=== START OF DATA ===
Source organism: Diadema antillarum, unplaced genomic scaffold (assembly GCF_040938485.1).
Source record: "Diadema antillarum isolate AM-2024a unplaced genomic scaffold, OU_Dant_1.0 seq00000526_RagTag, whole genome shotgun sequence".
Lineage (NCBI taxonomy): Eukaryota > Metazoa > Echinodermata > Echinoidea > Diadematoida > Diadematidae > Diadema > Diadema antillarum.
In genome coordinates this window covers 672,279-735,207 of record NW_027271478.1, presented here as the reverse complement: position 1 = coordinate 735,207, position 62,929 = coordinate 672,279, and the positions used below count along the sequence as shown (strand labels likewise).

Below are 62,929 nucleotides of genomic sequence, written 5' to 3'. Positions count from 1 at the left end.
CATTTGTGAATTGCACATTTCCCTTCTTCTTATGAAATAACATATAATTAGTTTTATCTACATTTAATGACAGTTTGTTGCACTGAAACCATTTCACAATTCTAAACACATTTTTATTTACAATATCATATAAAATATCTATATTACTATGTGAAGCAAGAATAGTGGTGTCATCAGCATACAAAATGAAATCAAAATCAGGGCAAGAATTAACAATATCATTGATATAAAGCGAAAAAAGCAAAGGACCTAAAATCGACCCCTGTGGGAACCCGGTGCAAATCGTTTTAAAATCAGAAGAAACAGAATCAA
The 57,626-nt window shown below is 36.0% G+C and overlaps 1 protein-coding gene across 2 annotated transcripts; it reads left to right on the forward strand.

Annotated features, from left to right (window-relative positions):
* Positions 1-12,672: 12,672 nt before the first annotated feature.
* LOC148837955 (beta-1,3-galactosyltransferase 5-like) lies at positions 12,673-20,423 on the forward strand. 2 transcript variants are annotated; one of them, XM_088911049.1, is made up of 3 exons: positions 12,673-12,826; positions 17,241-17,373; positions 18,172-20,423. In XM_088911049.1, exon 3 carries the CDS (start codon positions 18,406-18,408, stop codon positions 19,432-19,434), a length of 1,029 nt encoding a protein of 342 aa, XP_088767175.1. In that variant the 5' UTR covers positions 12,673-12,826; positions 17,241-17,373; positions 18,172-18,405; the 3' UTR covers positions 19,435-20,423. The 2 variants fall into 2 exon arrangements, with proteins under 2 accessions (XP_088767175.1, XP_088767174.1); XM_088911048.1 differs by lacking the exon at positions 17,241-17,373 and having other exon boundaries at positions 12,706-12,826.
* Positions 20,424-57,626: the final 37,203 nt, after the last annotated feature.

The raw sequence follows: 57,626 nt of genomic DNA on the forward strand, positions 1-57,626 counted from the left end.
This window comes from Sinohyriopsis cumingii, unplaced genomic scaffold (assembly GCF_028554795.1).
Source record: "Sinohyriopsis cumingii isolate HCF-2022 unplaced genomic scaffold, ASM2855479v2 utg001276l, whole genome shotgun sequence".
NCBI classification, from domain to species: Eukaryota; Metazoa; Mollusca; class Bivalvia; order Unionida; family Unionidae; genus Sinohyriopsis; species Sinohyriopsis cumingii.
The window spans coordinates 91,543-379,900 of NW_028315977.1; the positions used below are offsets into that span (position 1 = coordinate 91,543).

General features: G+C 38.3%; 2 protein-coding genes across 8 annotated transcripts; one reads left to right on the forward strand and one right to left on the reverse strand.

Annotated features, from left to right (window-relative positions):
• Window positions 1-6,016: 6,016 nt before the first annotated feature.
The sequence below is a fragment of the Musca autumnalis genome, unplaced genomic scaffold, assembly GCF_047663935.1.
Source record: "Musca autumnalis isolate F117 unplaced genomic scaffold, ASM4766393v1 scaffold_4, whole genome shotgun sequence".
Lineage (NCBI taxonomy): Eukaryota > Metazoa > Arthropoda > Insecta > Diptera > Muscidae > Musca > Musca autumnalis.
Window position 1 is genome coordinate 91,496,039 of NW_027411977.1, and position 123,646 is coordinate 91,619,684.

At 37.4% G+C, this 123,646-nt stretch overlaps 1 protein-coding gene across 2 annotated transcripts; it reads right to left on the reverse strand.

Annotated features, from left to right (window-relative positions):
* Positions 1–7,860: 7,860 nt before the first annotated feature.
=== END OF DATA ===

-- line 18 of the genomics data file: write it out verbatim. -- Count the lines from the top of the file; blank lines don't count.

Annotated features, from left to right (window-relative positions):